Alertes de sécurité

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26 avr. 2020 | 03h45 UTC

South Africa: Mandatory wearing of masks under partial easing of restrictions from May 1 /update 12

South Africa Alerte de sécurité

Wearing of masks in public to be compulsory under new regulations partially lifting lockdown from May 1; follow authority directives

TIMEFRAME expected from 26/4/2020, 12h00 until 22/5/2020, 11h59 (Africa/Johannesburg). COUNTRY/REGION South Africa

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The wearing of face masks in public will be mandatory under new regulations from Friday, May 1, as South Africa moves from Level 5 lockdown measures down to Level 4. Other measures included under Level 4 will be a curfew from 20:00 to 05:00 (local time), a ban on travel across provincial borders without proof of employment or for other essential purposes, a limit of three people per private vehicle, and taxis must operate at 70 percent capacity or below. Restaurants will only be allowed to provide delivery services and some retailers can reopen, including clothes shops, hardware stores, and wholesalers. The agricultural sector will be permitted to resume full operations and mining can partially resume. Businesses resuming operations will have to comply with certain health regulations, such as set workforce capacities, providing hand sanitizers, and ensuring social distance is maintained.

Other restrictions implemented in the lockdown that was introduced on Friday, March 27, will remain. International travel will continue to be suspended, citizens are only allowed to leave their homes for essential needs, and social distancing orders will need to be respected. Gyms, hairdressers, bars, liquor stores, and other businesses remain closed and gatherings in groups will still be prohibited. A further announcement on when educational institutions will reopen is expected on Monday, April 27.

On Wednesday, April 22, President Ramaphosa announced plans to deploy 73,180 additional troops to assist in efforts to enforce the nationwide lockdown. The additional troops will be deployed until Friday, June 26, to assist existing security personnel who have struggled to keep residents indoors and stop the illegal sale of alcohol.

As of Sunday, April 26, 4361 cases of COVID-19 have been confirmed in the country and 86 associated deaths. Further international spread of the virus is to be expected over the near term.


The first case of COVID-19 was reported on December 31 and the source of the outbreak has been linked to a wet market in Wuhan (China). Human-to-human and patient-to-medical staff transmission of the virus have been confirmed. Many of the associated fatalities have been due to pneumonia caused by the virus.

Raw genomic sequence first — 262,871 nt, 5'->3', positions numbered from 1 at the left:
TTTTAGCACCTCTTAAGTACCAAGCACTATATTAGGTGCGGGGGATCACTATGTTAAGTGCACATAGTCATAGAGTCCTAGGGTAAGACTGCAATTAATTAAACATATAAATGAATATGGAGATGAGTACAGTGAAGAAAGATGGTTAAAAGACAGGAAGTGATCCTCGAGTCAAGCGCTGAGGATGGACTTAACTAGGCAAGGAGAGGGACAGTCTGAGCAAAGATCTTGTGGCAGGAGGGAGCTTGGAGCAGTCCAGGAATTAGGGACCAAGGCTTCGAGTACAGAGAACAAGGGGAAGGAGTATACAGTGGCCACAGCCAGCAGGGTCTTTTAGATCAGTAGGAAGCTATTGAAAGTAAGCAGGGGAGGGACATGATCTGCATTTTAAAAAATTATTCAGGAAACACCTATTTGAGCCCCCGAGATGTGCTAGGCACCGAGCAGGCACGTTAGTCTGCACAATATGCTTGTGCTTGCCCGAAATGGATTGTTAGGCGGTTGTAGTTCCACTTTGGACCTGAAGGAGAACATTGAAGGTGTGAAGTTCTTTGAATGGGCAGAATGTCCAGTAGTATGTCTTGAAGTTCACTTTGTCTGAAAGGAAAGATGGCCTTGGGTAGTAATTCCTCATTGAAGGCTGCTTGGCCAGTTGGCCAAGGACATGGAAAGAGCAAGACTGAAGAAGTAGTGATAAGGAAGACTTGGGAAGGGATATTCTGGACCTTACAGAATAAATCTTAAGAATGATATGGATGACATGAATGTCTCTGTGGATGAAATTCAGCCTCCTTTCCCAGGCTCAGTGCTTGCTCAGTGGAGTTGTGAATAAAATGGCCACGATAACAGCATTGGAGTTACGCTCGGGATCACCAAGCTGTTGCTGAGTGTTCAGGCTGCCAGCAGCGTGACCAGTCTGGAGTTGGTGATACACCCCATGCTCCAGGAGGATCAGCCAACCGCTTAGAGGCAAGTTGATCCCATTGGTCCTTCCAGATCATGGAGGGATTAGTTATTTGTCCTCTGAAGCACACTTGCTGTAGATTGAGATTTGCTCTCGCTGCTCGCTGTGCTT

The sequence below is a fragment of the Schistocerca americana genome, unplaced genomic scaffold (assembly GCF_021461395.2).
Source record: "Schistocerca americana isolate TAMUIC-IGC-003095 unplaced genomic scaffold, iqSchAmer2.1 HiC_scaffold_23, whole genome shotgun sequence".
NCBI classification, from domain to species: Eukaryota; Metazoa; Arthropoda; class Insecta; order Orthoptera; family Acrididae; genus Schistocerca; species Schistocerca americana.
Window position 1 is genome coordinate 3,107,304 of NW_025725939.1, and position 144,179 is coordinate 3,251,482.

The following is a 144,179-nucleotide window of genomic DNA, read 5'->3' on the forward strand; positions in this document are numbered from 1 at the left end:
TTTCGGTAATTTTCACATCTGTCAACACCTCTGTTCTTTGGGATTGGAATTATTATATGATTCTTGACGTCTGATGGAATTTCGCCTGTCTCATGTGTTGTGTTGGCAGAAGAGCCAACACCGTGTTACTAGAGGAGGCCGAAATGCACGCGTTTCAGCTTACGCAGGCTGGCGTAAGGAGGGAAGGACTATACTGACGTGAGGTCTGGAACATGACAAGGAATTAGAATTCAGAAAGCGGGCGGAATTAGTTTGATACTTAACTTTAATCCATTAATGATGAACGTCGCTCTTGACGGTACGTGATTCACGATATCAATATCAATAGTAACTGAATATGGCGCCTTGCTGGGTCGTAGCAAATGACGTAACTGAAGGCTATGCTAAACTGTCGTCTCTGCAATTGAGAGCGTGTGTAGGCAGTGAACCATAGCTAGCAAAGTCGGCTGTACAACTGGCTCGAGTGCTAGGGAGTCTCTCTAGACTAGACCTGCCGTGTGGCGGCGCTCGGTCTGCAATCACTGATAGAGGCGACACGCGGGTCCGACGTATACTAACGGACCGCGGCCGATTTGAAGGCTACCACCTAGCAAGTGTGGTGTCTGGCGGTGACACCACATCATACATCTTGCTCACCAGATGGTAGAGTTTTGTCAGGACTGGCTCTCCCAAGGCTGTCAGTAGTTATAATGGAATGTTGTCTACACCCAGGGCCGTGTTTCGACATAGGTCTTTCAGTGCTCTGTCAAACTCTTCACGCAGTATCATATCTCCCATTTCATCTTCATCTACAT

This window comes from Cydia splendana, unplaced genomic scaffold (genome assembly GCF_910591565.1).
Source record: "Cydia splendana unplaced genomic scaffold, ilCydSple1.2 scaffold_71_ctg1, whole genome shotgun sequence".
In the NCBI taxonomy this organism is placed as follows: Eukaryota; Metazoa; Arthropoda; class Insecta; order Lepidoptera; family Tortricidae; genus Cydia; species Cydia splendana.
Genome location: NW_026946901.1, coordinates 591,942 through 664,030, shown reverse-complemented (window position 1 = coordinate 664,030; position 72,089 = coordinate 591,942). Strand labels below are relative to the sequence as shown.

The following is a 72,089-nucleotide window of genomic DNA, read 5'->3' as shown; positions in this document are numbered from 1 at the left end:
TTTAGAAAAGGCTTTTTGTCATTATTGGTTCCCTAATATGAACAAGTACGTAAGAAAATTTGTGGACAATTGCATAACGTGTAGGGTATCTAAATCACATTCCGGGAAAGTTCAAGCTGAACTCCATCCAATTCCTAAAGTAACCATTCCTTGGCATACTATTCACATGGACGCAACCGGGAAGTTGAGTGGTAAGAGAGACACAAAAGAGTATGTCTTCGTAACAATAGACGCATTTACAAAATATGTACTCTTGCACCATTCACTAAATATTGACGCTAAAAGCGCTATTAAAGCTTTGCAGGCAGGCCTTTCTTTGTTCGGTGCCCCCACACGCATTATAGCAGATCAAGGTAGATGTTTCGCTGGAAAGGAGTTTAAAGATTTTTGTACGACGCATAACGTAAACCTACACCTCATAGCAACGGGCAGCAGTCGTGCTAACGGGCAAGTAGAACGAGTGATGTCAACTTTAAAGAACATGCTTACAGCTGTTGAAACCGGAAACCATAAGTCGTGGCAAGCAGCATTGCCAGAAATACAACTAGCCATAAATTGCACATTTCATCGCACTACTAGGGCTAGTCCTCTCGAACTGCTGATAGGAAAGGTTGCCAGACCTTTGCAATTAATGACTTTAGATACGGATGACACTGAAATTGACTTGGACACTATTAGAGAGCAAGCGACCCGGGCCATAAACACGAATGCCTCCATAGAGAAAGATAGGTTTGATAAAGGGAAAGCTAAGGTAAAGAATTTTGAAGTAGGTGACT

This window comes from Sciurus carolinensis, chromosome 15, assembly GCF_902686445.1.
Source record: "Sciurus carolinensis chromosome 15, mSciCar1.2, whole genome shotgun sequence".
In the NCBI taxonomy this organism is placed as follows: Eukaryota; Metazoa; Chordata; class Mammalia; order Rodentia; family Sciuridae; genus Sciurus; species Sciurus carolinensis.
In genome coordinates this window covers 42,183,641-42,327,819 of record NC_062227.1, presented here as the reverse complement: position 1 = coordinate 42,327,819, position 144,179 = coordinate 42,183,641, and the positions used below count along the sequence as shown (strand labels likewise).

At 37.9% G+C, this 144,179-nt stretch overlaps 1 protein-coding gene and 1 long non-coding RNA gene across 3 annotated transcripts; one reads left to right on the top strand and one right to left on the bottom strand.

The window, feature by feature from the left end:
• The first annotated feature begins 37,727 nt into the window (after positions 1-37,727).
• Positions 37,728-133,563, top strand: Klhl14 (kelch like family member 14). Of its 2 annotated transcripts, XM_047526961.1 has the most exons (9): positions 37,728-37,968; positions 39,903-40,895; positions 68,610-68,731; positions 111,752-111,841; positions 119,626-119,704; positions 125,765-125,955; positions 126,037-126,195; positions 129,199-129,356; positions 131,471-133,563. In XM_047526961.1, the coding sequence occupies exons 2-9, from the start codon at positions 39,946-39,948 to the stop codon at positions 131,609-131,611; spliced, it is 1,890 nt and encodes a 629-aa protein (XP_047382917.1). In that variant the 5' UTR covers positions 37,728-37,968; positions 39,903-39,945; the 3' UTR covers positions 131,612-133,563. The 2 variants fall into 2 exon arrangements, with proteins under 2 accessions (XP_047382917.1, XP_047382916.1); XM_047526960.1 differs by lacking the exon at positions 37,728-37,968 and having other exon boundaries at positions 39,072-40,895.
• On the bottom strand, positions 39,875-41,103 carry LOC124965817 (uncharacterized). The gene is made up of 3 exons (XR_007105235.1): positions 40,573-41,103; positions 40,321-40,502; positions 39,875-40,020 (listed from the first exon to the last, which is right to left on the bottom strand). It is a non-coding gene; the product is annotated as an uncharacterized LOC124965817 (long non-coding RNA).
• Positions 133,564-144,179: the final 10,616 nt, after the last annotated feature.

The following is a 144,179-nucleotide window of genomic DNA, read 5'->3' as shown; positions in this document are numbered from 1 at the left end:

Cases of the virus have been confirmed in numerous countries and territories worldwide. Virus-screening and quarantining measures are being implemented at airports worldwide, as well as extensive travel restrictions. On March 11, the World Health Organization (WHO) declared COVID-19 a pandemic.

Pneumonia symptoms include dry cough, chest pain, fever, and labored breathing. Pneumonia can be contagious and can be transmitted from human to human. The influenza virus, or the flu, is a common cause of viral pneumonia. 


Measures adopted by local authorities evolve quickly and are usually effective immediately. Depending on the evolution of the outbreak in other countries, authorities are likely to modify, at very short notice, the list of countries whose travelers are subject to border control measures or entry restrictions upon their arrival to the territory in question. It is advised to postpone nonessential travel due to the risk that travelers may be refused entry or be subject to quarantine upon their arrival or during their stay.

To reduce the general risk of transmission, travelers are advised to abide by the following measures:

  • Frequently clean hands by using alcohol-based hand rub or soap and water.
  • When coughing and sneezing, cover mouth and nose with a flexed elbow or tissue; if used, throw the tissue away immediately and wash hands.
  • If experiencing a fever, cough, difficulty breathing, or any other symptoms suggestive of respiratory illness, including pneumonia, call emergency services before going to the doctor or hospital to prevent the potential spread of the disease.


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